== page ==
Scott Neuman

Scott Neuman works as a Digital News writer and editor, handling breaking news and feature stories for NPR.org. Occasionally he can be heard on-air reporting on stories for Newscasts and has done several radio features since he joined NPR in April 2007, as an editor on the Continuous News Desk.

Neuman brings to NPR years of experience as an editor and reporter at a variety of news organizations and based all over the world. For three years in Bangkok, Thailand, he served as an Associated Press Asia-Pacific desk editor. From 2000-2004, Neuman worked as a Hong Kong-based Asia editor and correspondent for The Wall Street Journal. He spent the previous two years as the international desk editor at the AP, while living in New York.

As the United Press International's New Delhi-based correspondent and bureau chief, Neuman covered South Asia from 1995-1997. He worked for two years before that as a freelance radio reporter in India, filing stories for NPR, PRI and the Canadian Broadcasting System. In 1991, Neuman was a reporter at NPR Member station WILL in Champaign-Urbana, IL. He started his career working for two years as the operations director and classical music host at NPR member station WNIU/WNIJ in DeKalb/Rockford, IL.

Reporting from Pakistan immediately following the September 11, 2001 attacks, Neuman was part of the team that earned the Pulitzer Prize awarded to The Wall Street Journal for overall coverage of 9/11 and the aftermath. Neuman shared in several awards won by AP for coverage of the December 2004 Asian tsunami.

A graduate from Purdue University, Neuman earned a Bachelor's degree in communications and electronic journalism.

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The Two-Way
5:47 am
Mon September 10, 2012

Chicago Teachers On Strike, Affecting 350,000 Students

Members of the Chicago Teachers Union distribute strike signage at the Chicago Teachers Union strike headquarters on Saturday, Sept. 8, 2012 in Chicago.
Sitthixay Ditthavong AP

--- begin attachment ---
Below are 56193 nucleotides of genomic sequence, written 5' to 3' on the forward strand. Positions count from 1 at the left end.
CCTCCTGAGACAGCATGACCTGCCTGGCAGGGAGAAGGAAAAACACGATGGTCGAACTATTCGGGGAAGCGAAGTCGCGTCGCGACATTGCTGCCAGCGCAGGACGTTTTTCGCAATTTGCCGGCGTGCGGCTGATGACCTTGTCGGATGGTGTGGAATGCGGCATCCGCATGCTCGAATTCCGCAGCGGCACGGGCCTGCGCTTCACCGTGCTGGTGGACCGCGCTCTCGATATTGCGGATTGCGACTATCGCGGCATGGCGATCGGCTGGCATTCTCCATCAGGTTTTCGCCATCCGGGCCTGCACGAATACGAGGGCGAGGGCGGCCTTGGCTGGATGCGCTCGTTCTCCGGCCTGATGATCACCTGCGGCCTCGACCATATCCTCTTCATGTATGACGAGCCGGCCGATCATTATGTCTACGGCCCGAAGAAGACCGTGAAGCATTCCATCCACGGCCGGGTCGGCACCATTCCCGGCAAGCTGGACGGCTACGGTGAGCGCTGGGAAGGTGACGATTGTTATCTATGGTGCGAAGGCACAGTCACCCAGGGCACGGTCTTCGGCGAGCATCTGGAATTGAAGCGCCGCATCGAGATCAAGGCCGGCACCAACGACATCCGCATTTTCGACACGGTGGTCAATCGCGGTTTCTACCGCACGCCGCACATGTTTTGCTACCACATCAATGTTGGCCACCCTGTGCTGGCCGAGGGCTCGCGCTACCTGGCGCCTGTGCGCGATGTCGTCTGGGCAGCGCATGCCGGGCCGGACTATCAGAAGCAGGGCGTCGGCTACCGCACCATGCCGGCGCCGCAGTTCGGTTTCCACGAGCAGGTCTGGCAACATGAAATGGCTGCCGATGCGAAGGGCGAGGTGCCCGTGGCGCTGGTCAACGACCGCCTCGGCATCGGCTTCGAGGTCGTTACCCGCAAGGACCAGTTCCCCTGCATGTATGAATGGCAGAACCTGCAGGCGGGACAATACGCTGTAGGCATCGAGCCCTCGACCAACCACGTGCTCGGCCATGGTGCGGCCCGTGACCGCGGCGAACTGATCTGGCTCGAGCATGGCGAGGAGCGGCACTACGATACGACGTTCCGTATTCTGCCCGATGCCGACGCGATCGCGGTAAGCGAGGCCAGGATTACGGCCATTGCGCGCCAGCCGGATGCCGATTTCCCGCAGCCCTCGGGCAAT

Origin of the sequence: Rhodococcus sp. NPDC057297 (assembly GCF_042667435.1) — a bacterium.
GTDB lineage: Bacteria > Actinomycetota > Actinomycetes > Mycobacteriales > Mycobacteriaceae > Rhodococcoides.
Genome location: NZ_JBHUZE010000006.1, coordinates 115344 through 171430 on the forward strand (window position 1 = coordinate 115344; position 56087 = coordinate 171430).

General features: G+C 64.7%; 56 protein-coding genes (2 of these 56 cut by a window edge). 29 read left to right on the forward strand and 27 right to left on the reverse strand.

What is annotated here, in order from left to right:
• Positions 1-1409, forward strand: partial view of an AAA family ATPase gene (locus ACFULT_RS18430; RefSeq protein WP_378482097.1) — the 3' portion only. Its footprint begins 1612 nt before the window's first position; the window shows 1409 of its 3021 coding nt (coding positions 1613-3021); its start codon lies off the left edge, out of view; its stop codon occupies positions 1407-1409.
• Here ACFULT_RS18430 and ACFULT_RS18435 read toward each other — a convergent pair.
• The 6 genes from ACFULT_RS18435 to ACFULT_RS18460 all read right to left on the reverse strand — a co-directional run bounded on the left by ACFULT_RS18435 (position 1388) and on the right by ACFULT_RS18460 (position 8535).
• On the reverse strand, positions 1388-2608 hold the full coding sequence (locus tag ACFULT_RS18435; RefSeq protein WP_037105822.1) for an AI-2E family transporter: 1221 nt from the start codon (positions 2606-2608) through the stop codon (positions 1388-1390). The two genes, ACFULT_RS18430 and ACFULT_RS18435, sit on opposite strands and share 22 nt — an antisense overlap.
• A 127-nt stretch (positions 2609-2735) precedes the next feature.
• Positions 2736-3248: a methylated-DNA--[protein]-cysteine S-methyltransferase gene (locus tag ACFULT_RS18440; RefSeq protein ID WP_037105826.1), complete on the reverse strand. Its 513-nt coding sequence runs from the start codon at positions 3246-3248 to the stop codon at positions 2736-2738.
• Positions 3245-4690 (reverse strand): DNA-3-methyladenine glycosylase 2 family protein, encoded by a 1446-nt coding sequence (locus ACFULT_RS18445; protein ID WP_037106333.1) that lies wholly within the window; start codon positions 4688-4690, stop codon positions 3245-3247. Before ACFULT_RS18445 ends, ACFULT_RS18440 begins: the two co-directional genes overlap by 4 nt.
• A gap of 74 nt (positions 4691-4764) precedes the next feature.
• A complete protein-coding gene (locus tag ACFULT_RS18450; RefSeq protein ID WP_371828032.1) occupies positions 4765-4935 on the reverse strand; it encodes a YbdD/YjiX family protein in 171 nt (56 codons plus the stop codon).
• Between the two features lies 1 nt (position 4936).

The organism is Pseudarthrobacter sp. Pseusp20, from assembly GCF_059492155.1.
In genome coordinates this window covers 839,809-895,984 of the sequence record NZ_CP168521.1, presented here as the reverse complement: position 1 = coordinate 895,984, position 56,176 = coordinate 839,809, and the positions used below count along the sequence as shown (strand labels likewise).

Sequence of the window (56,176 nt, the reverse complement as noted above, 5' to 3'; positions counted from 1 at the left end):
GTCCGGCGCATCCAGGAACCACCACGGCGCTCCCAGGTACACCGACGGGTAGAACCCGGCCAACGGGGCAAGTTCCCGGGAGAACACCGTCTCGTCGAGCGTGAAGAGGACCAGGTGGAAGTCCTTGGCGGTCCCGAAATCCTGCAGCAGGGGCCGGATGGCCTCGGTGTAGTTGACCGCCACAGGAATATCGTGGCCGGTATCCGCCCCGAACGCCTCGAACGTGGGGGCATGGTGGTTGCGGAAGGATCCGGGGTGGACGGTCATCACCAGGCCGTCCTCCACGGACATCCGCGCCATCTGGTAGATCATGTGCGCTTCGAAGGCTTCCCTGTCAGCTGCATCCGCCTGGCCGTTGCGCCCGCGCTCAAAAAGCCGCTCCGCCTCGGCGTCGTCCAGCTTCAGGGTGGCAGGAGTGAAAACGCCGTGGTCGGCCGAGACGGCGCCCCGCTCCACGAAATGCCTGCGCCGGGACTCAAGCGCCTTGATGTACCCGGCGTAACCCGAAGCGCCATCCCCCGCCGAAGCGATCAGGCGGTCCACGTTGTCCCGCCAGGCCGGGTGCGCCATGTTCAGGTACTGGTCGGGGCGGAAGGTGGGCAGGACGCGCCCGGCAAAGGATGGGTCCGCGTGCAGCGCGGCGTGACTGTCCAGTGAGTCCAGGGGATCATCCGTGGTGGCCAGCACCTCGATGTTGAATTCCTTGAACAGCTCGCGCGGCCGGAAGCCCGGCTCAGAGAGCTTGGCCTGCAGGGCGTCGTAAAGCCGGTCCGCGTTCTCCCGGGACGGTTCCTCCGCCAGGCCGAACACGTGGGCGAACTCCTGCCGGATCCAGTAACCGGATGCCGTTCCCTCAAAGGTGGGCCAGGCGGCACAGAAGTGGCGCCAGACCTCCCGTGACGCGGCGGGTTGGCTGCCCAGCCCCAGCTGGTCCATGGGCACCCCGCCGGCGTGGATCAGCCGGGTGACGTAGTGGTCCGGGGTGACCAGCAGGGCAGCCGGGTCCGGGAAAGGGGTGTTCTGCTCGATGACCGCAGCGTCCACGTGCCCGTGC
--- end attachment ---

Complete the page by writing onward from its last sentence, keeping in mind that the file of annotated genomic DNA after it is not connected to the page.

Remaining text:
Originally published on Mon September 10, 2012 1:58 pm

Teachers in Chicago walked off the job Monday after contract negotiations fell through, leaving 400,000 students in the nation's third-largest district shut out of their classrooms.

Contract talks broke down late last night, and by Monday morning Chicago public school teachers, many wearing red T-shirts and carrying signs, were picketing around the city for the first time in a quarter-century.

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It's All Politics
11:12 am
Fri September 7, 2012

Deflating Jobs Report May Not Move The Needle On The Election

President Obama spoke at a campaign event at Strawbery Banke Museum in Portsmouth, N.H., on Friday.
Pablo Martinez Monsivais AP

Originally published on Fri September 7, 2012 11:52 am

It wasn't what President Obama was hoping for: another disappointing jobs report the morning after he accepted the Democratic nomination and asked Americans to stay the course.

The U.S. economy added just 96,000 jobs last month, according to the Labor Department, and a drop in the unemployment rate to 8.1 percent was mostly due to people giving up on job searches.

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Asia
10:40 am
Fri September 7, 2012

Little Islands Are Big Trouble In The South China Sea

Last month, Japanese police officers arrested activists holding Chinese and Taiwanese flags who landed on Uotsuri Island, one of the islands of Senkaku (in Japanese), which is known as Diaoyu in Chinese.
Masataka Morita AP

A storm has been brewing for decades in the South China Sea, and it has nothing to do with the weather.

Instead, it's a virtual typhoon of competing claims over tiny, uninhabited island chains that ring the South China Sea and reach even farther north. They all have one thing in common: China has claimed control of them.

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Around the Nation
12:42 pm
Wed August 29, 2012

Isaac's Size, Speed Help It Pack A Heavyweight Punch

People walk in the storm surge from Hurricane Isaac along Lake Pontchartrain in New Orleans. Isaac was later downgraded to a tropical storm as it continued to grind its way through the Gulf Coast, dropping torrential rain and generating dangerous storm surges.
Gerald Herbert AP

Originally published on Fri October 26, 2012 9:28 am

Isaac might not be in the same league as Hurricane Katrina seven years ago, but the latest storm to batter Louisiana's Gulf Coast is punching above its weight class in more ways than one, scientists say.

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The Two-Way
3:42 am
Wed August 29, 2012

Floods, Power Outages In Isaac's Wake

Rescue workers transport residents trapped by rising water from Hurricane Isaac in the River Forest subdivision on Wednesday in LaPlace, Louisiana. The large Level 1 hurricane slowly moved across southeast Louisiana, dumping huge amounts of rain and knocking out power across the Gulf Coast.
Chris Graythen Getty Images

Originally published on Wed August 29, 2012 9:04 pm

The Latest at 10:20 p.m. ET. More Than 650,000 Power Outages In La.

That tidbit emerged in a letter from gov. Bobby Jindal to President Obama in which he requested expedited major disaster declaration for the state as a result of damage caused by Isaac.

Here's more from the letter:

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